There is ample support in the record for the conclusion that the jockeys knew that the law required disclosure of their ownership of the tickets, and it was for this reason that they sought the services of Bishop, Iacona and Summa. The fact that their primary purpose was to conceal that the race had been fixed is of no moment. It is sufficient that as a part of the scheme they also conspired to make the false and fraudulent representations to the Internal Revenue Service. It is well settled that a single conspiracy may have a multiplicity of objectives, "and if one of its objectives, even a minor one, be the evasion of federal taxes, the offense is made out, though the primary objective may be the concealment of another crime." Ingram v. United States, 360 U.S. 672, 679-80, 79 S.Ct. 1314, 1320, 3 L.Ed.2d 1503 (1958), reh. denied, 361 U.S. 856, 80 S.Ct. 42, 4 L.Ed.2d 96 (1959). As to the non-jockey appellants, they well knew that they were being retained to falsely represent to both the track officials and the Internal Revenue Service that they, rather than the jockeys, were the owners of the winning tickets and this was sufficient to bring them within the range of the conspiracy for which they were convicted.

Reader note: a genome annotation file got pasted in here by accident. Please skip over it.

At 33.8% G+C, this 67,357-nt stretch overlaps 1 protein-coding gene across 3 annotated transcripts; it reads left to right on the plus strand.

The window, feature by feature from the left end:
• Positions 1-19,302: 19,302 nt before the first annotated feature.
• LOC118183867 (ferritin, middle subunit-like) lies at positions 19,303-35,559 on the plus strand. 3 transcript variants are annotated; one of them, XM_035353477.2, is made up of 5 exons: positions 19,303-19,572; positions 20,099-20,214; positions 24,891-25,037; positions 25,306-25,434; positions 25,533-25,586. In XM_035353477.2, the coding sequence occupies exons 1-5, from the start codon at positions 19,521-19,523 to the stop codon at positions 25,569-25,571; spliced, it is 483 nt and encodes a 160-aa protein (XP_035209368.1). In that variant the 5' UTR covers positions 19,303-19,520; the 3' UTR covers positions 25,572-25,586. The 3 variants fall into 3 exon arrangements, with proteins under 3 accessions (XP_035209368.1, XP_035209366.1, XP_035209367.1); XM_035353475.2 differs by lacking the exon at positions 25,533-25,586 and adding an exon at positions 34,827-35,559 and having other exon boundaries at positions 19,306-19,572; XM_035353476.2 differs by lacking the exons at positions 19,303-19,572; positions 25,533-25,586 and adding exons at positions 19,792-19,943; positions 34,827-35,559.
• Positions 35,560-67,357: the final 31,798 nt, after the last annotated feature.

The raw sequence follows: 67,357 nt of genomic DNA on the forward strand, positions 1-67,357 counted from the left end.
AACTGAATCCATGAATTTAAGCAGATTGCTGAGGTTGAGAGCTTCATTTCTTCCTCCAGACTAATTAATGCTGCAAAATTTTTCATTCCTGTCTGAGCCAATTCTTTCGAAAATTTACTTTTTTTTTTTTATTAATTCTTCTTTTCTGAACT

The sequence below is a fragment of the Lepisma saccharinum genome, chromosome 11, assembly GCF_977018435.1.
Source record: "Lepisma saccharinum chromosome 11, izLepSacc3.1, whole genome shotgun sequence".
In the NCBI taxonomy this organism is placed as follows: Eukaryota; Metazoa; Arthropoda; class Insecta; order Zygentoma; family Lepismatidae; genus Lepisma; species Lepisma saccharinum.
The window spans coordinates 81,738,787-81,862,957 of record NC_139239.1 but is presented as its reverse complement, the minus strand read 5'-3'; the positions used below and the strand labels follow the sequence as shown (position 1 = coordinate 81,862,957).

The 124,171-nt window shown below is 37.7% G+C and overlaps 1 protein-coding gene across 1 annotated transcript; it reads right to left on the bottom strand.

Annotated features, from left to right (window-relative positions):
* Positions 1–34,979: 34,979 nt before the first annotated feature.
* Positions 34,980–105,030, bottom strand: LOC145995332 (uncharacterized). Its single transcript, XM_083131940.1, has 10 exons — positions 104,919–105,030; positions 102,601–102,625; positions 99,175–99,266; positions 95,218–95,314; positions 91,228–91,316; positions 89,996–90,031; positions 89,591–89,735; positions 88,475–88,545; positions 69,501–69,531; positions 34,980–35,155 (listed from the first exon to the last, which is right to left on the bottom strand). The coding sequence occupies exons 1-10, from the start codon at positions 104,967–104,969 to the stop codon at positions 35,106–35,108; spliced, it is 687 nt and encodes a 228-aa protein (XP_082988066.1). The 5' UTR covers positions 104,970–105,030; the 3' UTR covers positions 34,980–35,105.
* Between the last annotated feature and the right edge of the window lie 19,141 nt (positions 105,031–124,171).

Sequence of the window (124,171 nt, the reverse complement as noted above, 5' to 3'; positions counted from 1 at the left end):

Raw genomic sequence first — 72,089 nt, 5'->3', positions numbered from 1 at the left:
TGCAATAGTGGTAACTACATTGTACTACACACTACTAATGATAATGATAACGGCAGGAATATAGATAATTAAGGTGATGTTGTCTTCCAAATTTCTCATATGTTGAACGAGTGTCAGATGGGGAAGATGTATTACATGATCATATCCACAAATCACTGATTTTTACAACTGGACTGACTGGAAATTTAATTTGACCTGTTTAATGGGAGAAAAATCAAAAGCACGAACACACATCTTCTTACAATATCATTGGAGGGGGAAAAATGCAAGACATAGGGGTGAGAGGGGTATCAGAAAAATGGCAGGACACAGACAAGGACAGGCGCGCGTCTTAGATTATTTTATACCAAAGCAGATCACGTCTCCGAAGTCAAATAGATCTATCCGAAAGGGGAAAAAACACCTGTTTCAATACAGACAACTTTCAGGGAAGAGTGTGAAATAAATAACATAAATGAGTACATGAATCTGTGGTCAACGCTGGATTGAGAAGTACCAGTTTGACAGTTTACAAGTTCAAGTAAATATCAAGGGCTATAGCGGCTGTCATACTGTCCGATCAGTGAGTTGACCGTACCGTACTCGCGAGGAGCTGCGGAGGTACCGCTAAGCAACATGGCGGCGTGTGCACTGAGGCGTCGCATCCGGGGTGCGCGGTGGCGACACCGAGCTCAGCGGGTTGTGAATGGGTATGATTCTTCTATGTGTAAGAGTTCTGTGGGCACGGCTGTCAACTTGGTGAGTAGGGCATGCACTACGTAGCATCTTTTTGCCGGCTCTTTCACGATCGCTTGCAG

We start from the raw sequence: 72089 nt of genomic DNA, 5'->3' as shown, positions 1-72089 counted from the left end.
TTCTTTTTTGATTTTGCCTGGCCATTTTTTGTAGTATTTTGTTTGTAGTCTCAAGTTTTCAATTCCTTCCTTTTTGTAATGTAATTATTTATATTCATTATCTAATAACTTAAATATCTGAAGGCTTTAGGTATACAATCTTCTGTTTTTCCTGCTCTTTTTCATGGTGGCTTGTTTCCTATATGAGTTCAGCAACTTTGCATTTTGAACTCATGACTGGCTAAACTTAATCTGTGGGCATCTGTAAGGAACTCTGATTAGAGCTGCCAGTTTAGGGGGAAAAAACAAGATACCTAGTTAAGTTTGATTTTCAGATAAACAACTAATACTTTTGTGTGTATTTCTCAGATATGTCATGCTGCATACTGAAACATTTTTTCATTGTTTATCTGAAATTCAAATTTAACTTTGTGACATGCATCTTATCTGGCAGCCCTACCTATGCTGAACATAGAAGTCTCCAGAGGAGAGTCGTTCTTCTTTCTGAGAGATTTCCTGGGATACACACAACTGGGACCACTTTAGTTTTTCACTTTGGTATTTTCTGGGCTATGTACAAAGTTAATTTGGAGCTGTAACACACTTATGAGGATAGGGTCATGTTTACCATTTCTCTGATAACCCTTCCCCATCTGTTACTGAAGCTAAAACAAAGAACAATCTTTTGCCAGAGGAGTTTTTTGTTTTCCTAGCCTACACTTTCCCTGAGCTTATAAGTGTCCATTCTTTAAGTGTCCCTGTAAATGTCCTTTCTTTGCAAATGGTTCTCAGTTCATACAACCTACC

The jockey appellants also contend that the evidence was insufficient to establish their guilt of either bribery or conspiracy to commit bribery. Bearing in mind "that the verdict of the jury must be sustained 'if there is substantial evidence, taking the view most favorable to the government, to support the findings of guilt.' " United States v. Holt, 529 F.2d 981, 984 (4 Cir. 1975), we find in the record a sound basis for the convictions.


We will not indulge in a minute review of the testimony relative to the manner in which the jockeys manipulated their mounts during the course of the race. Suffice it to say that the evidence, including the official race films, presented a picture of misconduct that at times bordered on the bizarre. Additionally, Carlos Albert Jimenez, one of the jockeys who rode in the ninth race, testified that prior to the race he was approached by Feliciano who asked him to "pull" his horse. Jimenez replied "O.K." and Feliciano told him that it would cost $150.00. Later Jimenez approached Gino, stating "My money is in, and I don't know what happened," whereupon Gino cryptically replied "2-8-12". Jimenez testified that this information was sufficient for him. Jimenez further testified that Jesse Davidson met with him and Gino after the race at which time Davidson gave Jimenez five of the winning tickets. Jimenez cashed two of these tickets but later returned three of them to Walsh at the latter's request.